Your music isn’t playing, your printer refuses to work, and your wireless keyboard ignores whatever you type. All of these problems can often be attributed to a simple problem: you have driver issues. Luckily, they can easily be fixed.
Many common computer problems are caused by faulty device drivers, programs that allow Windows to communicate with your PC’s components. If drivers are missing or out of date, you may find that you won’t be able to use your devices properly or you may be missing out on new features added by the manufacturer. In some cases, the resulting conflicts may even trigger the dreaded Blue Screen of Death.
The BSOD (Blue Screen of Death) in Windows 8, triggered by a defective driver (source)
Drivers can also be responsible for some of the performance issues you encounter with your machine, especially when it comes to graphics and sound. More often than not, only the most recent drivers will be able to harness all of the power of your graphics card; especially if PC gaming is your thing.
Consider the case when you install a new graphics card only to have your display move at a snail’s pace. This happens a lot, and the most likely cause is the fact that you haven’t installed the latest (and best) device driver. When Windows is forced to resort to using a generic driver, your devices won’t be able to function at full speed.
Unstable or incompatible drivers will slow down every operation
Another common problem after reinstalling Windows is the lack of up-to-date sound (or audio) drivers. The only way to fix this and get the sound back is to find and install a matching device driver. Unfortunately, Windows does not help, and rarely finds good drivers in its database. Determining the “best fit” driver is actually hard to do. In some cases you need the driver from the device manufacturer’s website i.e. Nvidia, Realtek, etc. While in other cases you may actually need the driver from the computer manufacturer’s website instead, i.e. Dell, HP etc. This is because some manufacturers have special OEM builds of the devices in question.
A common error message: Windows does its best, but it’s not enough
Installing proper drivers is enough to solve these issues but finding them can be a daunting task. Official websites are a pain to browse and Windows’ built-in Device Manager is far from helpful, pointing out what devices are malfunctioning with a yellow icon next to them.
Windows’ Device Manager won’t help you find the required drivers
Here’s where driver scanners come into play. These specialized tools collect data on the installed devices and compare it against their own databases — which are usually bigger than Microsoft’s — in order to find the best available driver. At the same time, they scan the PC for hardware conflicts and other anomalies.
An example of driver scanner: Driver Support
Driver Support is a good choice if you’re considering a driver scanner. The company launched in 1996 and boasts a database of more than 26 million device-associated drivers. Its driver researchers update around 10,000 drivers each month, collecting them from a variety of sources, including directly from manufacturer websites. Each driver is checked before it’s uploaded to make sure the driver installs correctly and has the correct device attributes in place. Driver Support also leverages its cloud data to help match correct drivers to machines and devices, leveraging millions of installs and user feedback to deliver the most accurate and “best” driver for the user. In some cases manufacturers may even release corrupted or inaccurate drivers, Driver Support flags these and keep the user safe from them until the manufacturer is alerted and the driver is fixed.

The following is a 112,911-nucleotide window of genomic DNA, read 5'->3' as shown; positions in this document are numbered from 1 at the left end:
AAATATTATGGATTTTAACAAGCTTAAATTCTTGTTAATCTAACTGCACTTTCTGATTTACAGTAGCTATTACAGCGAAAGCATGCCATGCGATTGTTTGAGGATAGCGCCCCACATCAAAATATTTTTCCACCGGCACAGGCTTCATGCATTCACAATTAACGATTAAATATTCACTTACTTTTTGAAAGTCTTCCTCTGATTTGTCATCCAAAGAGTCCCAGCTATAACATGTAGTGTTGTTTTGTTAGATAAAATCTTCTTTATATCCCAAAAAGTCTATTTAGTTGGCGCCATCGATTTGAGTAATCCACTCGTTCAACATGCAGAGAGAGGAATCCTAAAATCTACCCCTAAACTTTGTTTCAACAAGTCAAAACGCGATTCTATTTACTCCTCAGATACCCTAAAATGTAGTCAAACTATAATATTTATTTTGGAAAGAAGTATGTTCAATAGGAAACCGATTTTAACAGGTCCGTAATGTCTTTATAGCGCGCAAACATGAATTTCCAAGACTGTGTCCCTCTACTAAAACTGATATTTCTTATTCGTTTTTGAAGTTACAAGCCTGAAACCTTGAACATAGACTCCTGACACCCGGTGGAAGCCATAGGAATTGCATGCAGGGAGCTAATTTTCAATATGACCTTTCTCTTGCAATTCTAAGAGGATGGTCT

Driver Support has been around since 1996
Once installed, Driver Support starts with a full system scan. In a matter of minutes, the utility detects all of your connected devices and sends the data to the main servers with the goal of finding the most appropriate drivers for your devices, some of which may be outdated.
Driver Support has more than 6 million registered users contributing to its database
Tip 1: don’t panic
After getting a response, Driver Support presents all hardware issues along with suggested solutions, ranging from unknown devices to obsolete drivers. If Driver Support manages to figure out the brand and model number of your PC, it’ll pick drivers recommended by the manufacturer instead of the more generic ones.
Don’t let the number of problems scare you: these problems can be fixed!
Tip 2: try for free, pay when you need it
If you want Driver Support to fix the problems it finds, you can pay $29.95 for a 1-year subscription. Registration gives users access to unlimited driver downloads and technical support options, as well as a first driver installation guided by phone or online chat, which is very nice for beginners.
Before signing up, check the results of the scan. Do they make sense? For instance, if you couldn’t listen to music and Driver Support tells you that the sound card drivers are not installed, that’s probably your problem. Search online for the information to confirm whether the problem is critical or not.
You can search this information easily to confirm the nature of the problem
If you click on each issue, Driver Support offers an explanation about what the problem is. If the device driver is either missing or obsolete, you can search for the device name plus the suggested version number to find a free download. Then it’s just a matter of grabbing the right file (normally, a ZIP or an EXE) and manually installing the driver.
Device name + Issue: a useful Google search for the tech-savvy
If you don’t want to go through all the hassle of finding the right driver version yourself, consider purchasing a subscription. Driver Support will resolve all the driver issues for you in just a few minutes.